Dynamic in the Relationship: In this scenario, Sarah's role as the Saver and Fixer reinforces John's role as the Dependent Victim. However, the key to breaking this cycle lies in self-reflection and awareness. Sarah can start by recognizing her need for rescue, and John can begin to understand his reliance on Sarah for emotional support. This self-awareness can pave the way for a healthier, more balanced relationship.

Impact on the Relationship: While the Saver-Victim dynamic can indeed lead to resentment, frustration, and imbalance in the relationship, it also holds the potential for growth and change. Sarah, for instance, may recognize the need for boundaries and self-care, while John may learn to take more responsibility for his own emotional well-being. This realization can lead to a healthier, more balanced relationship where both partners can grow and thrive independently.

To Recap: "Savers" are those who think of themselves as "white knights," and their role in life is to "save" the other person (the Victim) from the "peril" they have fallen into. And by doing this, the Saver will receive (in their mind) love, appreciation, and/or sex from the Victim as their "reward."

The Victims have their role too. They manufacture drama to get the attention of the Saver because they believe if they look like the helpless victim, someone will come along to solve their "problems" and give them the love, romance, and/or sex that they crave.

If this sounds at all familiar, keep reading, you CAN fix this.

Let me give you an example from my life that you might be able to relate to.

Back in 2009 when I was married (second wife), I was in Nashville closing an important business deal. It's a great city and you should definitely visit. Day drinking on Broadway is the shit.

Wait, I'm getting distracted now, where was I?...

Oh yeah, as I normally did, I brought my wife and kids with me. They were at the hotel pool about 20 minutes away while I negotiated the deal along with my wife's brother, who was my top employee at the time.

About half-way through the talks, my phone starts blowing up from my wife. After the third call in a row, I excuse myself into the hallway and take the call.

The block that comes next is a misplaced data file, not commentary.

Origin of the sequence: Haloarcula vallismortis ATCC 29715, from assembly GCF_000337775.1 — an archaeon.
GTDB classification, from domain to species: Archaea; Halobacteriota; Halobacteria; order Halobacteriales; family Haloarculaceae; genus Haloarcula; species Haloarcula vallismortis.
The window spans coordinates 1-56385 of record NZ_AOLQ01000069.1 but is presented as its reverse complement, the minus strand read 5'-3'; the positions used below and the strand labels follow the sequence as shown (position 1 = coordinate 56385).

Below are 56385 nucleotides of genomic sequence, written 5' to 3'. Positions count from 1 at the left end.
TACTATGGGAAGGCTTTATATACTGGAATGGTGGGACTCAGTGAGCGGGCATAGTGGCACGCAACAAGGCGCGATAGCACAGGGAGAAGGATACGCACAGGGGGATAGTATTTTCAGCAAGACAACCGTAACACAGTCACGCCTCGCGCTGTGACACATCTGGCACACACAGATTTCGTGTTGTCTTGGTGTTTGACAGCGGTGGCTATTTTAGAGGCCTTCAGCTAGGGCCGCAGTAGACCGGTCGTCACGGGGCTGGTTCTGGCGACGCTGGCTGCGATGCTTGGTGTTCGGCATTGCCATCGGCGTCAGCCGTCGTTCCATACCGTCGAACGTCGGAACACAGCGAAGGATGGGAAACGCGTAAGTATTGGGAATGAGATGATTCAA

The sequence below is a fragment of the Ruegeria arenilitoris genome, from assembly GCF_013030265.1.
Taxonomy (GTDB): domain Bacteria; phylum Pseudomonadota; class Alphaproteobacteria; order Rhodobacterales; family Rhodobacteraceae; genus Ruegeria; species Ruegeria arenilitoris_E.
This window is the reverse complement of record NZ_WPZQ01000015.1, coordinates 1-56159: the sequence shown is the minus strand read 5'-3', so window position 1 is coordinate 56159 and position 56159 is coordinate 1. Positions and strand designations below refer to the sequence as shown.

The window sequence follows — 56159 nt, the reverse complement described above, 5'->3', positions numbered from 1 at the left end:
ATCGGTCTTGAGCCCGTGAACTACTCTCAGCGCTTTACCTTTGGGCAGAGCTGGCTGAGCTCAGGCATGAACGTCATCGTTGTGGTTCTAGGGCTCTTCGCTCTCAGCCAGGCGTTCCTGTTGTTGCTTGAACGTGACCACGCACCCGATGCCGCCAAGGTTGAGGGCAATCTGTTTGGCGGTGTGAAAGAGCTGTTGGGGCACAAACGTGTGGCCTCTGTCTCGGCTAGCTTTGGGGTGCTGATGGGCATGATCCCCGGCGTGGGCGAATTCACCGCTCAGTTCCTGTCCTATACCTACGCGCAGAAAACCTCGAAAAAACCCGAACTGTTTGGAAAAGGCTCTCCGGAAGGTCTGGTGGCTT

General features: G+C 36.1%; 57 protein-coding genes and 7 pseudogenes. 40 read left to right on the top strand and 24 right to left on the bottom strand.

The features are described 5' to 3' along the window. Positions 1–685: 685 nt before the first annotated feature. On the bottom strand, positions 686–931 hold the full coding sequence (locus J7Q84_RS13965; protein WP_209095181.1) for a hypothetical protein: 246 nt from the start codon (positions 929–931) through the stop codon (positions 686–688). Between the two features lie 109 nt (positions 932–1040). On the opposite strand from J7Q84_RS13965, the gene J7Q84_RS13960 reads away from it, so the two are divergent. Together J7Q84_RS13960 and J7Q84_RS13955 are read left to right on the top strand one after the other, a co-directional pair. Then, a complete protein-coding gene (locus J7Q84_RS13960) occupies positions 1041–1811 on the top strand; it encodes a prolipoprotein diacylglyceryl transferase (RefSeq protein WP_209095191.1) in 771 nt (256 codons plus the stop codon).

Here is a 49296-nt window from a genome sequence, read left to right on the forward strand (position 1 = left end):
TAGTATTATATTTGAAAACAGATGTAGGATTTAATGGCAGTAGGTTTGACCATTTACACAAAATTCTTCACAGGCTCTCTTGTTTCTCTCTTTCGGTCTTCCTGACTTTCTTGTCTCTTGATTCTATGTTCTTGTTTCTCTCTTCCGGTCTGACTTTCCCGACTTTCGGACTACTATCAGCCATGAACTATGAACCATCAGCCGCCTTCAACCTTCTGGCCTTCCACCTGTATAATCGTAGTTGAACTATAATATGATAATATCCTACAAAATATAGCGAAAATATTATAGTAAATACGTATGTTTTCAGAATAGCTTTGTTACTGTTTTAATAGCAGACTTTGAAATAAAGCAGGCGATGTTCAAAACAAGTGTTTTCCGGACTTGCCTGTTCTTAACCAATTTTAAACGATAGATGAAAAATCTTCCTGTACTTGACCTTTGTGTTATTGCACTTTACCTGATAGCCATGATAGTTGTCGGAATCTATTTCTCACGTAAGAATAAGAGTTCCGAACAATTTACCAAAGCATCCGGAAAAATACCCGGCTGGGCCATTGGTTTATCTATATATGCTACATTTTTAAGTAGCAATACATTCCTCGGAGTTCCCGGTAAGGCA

She's hysterical.

All I was able to make out from her hysterics was "these black people at the hotel and they are making threats" to damage her car and to her personally. I thought that was odd to label people, but I advised her to call the police immediately. She refused stating it would just incite the situation and make it worse. She pled for me and her brother to return to the hotel.

We did. At 110 mph.

When we arrived, we were greeted with a sight I was not expecting. The "threatening black people" my wife warned me against was a high school church choir group. I'm not kidding. They were the nicest kids I'd ever run into.

"What the actual f***," I said out loud, and my brother-in-law concurred. They were hands down the nicest group of kids, and I hate kids. The emphasis here is on kids.

To wrap up the dramatic story, there was no incident where threats were made. She made it up. She did it to get me to come back to her. She wanted to see where she mattered in my life. Where my priorities were. Would I leave an important business meeting to come to her rescue?

Dear God and Baby Jesus. It would take more than a year for me to finally show her the door.

Now, before you go thinking my ex-wife was crazy, I had a big part in this too.

It's true.

We were both messed up.

Let me further explain, and it just might shed so much light on your current or past relationships that you say out loud, "THAT'S it!!!" And a hat tip to Mark Mason, and his book, "The Subtle Art of Not Giving a F**k" on bringing to the forefront on how messed up I truly was.

You see, the roles of Victim and Saver between my wife and I did not form while we were married. We had those roles BEFORE we met.

In fact, that is the main reason why we were attracted to each other and felt "instant chemistry" on our first date.

She was the one that started fires to get my attention and make her feel important, and I put out those fires because it made me feel important. Our dysfunction fed off each other and gave us emotional highs. That dopamine hit.